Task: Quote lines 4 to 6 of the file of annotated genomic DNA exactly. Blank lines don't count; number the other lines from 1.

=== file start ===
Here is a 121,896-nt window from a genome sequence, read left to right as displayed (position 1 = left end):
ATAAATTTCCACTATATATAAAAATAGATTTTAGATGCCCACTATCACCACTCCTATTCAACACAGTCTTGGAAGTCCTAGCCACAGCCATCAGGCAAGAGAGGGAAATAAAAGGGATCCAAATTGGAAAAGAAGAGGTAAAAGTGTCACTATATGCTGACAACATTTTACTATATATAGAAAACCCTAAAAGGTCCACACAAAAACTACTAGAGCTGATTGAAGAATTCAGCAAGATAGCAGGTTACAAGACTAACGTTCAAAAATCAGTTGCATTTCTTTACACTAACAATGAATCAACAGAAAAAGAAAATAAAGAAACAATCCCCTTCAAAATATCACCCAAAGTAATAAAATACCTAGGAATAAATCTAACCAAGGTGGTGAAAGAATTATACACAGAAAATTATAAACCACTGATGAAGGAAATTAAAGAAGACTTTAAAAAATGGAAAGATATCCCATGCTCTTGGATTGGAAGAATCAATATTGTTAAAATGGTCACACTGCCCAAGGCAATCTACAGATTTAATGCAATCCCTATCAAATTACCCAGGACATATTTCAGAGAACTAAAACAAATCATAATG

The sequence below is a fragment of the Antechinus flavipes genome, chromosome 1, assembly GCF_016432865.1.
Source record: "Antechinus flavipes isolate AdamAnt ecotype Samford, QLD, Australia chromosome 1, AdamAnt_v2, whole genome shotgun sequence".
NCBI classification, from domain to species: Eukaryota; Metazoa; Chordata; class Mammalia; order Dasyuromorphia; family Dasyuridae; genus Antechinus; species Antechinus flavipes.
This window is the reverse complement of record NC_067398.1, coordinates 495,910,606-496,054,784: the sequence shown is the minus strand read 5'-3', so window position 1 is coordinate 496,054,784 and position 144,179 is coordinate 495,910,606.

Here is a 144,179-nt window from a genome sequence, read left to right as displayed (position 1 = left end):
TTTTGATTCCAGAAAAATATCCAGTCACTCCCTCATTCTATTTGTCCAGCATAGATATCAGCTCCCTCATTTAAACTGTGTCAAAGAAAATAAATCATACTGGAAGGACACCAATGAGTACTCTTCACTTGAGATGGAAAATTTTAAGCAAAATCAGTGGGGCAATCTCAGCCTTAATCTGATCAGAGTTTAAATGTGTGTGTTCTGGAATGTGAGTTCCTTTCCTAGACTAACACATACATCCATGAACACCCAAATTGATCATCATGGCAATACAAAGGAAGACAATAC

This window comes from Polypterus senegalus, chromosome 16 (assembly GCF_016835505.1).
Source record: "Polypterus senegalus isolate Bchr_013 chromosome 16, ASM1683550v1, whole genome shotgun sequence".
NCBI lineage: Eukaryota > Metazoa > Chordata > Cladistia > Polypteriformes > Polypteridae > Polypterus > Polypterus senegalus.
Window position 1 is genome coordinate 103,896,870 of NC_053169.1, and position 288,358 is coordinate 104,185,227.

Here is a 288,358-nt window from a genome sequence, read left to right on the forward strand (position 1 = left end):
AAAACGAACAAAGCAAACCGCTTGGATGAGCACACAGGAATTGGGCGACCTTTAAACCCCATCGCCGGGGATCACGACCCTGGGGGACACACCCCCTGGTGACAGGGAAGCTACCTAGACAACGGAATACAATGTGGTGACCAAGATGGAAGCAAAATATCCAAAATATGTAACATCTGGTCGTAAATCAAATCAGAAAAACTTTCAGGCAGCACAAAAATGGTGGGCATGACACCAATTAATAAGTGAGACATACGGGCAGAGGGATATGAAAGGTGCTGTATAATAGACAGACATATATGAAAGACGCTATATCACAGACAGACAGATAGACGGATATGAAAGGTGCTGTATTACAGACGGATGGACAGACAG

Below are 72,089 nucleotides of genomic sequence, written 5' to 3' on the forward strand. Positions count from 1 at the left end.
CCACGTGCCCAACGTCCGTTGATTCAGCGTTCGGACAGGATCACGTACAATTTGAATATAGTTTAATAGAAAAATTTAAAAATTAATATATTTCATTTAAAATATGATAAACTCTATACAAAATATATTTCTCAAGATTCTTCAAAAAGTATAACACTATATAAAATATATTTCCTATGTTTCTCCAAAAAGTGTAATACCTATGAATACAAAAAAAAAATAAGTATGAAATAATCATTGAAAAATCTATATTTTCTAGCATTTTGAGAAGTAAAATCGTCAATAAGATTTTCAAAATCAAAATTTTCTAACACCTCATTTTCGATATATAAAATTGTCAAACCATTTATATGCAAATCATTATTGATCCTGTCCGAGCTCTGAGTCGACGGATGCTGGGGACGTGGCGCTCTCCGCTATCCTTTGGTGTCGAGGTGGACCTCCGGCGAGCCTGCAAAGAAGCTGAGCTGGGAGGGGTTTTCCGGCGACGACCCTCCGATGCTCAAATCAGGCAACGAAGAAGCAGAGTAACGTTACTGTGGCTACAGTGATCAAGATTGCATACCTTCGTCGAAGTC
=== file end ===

Source record: "Antechinus flavipes isolate AdamAnt ecotype Samford, QLD, Australia chromosome 1, AdamAnt_v2, whole genome shotgun sequence".
NCBI classification, from domain to species: Eukaryota; Metazoa; Chordata; class Mammalia; order Dasyuromorphia; family Dasyuridae; genus Antechinus; species Antechinus flavipes.
This window is the reverse complement of record NC_067398.1, coordinates 495,910,606-496,054,784: the sequence shown is the minus strand read 5'-3', so window position 1 is coordinate 496,054,784 and position 144,179 is coordinate 495,910,606.